Just the other day, I spent two hours partying with 80 inmates on one of the yards at R.J. Donovan Prison in San Diego. That’s a statement I never imagined I would write.
The inmates, a few volunteers, and I ate cake, listened to live music, played a rock-paper-scissors tournament, and shared stories of compassion to celebrate the end of the 30-Day Compassion It Challenge. Each week of October focused on a different aspect of compassion: mindfulness, compassion for friends and family, compassion for self, compassion for all, and compassion for the planet. The inmates turned in written reflections throughout the month, and one of them shared, “I’ve been incarcerated since I was 17, and 22 years later I still struggle with forgiving myself and having compassion for myself.” (You can read several of the inmates’ reflections on our blog:www.compassionit.com/blog)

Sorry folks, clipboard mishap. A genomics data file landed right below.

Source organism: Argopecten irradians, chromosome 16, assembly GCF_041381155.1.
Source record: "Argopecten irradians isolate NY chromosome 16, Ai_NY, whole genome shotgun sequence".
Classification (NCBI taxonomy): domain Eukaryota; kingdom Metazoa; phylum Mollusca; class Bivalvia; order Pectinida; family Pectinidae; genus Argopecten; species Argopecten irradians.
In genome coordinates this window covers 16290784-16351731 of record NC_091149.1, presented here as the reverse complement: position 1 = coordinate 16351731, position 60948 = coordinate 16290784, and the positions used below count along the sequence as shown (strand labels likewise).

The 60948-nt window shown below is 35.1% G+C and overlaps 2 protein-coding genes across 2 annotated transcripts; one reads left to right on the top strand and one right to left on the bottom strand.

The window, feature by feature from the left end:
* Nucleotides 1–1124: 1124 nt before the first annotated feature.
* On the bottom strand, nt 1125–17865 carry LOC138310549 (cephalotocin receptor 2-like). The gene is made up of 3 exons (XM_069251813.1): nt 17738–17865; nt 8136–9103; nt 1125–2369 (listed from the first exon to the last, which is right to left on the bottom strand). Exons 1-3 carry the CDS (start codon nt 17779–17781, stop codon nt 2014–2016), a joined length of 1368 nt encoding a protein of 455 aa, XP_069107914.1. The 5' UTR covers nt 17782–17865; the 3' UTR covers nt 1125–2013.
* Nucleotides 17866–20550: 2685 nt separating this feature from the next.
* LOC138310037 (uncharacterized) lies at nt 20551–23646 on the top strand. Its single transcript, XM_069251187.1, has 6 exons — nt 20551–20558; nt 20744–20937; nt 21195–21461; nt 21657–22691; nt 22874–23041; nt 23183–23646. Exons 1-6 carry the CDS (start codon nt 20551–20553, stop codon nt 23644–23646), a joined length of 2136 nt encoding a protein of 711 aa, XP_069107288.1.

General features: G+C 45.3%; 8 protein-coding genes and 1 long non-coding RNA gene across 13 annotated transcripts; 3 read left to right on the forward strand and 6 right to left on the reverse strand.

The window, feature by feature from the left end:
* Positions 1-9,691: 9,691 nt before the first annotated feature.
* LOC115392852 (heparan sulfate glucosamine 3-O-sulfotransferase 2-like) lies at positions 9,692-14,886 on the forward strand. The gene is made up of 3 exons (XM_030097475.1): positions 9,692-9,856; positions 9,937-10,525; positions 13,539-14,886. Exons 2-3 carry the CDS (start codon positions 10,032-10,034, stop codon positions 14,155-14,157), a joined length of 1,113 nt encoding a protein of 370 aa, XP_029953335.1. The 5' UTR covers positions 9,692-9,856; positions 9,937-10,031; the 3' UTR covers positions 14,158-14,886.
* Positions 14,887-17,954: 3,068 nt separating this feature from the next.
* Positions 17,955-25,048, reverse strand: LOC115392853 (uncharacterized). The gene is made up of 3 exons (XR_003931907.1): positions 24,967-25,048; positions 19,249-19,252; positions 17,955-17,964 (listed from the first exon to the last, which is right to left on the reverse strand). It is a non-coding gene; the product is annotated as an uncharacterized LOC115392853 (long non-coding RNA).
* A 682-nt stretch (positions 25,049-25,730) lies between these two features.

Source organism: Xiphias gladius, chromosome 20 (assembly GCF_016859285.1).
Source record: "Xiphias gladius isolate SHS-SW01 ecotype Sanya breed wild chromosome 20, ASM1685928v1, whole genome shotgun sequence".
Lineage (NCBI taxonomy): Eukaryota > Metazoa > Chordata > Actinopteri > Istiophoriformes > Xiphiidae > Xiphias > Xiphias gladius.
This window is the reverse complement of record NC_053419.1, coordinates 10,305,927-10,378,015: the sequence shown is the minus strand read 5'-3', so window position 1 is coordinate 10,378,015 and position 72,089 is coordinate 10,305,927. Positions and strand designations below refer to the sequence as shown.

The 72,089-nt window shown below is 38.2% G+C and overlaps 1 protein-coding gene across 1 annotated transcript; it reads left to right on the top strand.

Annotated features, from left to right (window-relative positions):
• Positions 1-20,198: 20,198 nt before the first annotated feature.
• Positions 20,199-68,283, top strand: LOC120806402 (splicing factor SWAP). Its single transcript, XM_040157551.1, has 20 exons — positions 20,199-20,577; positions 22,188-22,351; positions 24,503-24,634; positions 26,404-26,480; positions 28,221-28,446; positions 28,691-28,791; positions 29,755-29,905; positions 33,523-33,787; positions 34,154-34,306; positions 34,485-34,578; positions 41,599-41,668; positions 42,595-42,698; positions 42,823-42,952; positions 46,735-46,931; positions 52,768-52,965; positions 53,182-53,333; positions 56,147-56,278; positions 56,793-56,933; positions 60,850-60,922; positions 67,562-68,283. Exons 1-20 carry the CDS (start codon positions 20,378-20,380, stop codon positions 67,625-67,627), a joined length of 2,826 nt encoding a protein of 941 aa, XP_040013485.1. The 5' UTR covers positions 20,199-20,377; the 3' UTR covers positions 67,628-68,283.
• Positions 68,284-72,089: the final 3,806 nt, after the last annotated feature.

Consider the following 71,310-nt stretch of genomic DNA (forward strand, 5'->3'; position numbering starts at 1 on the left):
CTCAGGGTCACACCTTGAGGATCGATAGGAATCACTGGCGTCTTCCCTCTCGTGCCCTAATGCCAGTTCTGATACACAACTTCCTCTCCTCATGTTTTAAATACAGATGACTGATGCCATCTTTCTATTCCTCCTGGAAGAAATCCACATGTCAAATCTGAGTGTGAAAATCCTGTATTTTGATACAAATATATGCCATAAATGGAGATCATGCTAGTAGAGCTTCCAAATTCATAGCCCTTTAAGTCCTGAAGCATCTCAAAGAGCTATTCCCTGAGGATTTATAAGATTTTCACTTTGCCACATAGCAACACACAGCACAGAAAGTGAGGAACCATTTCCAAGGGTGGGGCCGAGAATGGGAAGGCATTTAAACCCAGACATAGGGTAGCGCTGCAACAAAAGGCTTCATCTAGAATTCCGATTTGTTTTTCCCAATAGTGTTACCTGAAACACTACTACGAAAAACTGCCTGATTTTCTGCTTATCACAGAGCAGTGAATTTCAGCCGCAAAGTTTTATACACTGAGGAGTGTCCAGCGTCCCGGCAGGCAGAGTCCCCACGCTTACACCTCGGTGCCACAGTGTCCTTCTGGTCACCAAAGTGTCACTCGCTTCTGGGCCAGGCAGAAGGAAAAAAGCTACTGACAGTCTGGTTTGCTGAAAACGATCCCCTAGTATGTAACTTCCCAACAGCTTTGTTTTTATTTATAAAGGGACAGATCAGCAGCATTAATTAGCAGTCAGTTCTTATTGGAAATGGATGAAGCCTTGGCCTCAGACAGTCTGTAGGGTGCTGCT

I’m the founder of Compassion It, a nonprofit and global movement whose mission is to inspire compassionate actions and attitudes. You may be familiar with our wristbands, which inspire compassionate actions and attitudes with a simple flip from one side to the other. That’s our way of making compassion and self-compassion accessible and tangible. We also offer compassion education programs to audiences of all ages and backgrounds, from schoolchildren to doctors, and now to inmates.
I sincerely appreciate our partnership with the Center for Mindful Self-Compassion. It’s an honor to know that MSC teachers use our wristbands as a tool for prompting self-compassion and compassion around the world. Thank you for your continued support, and thank you for making our world better.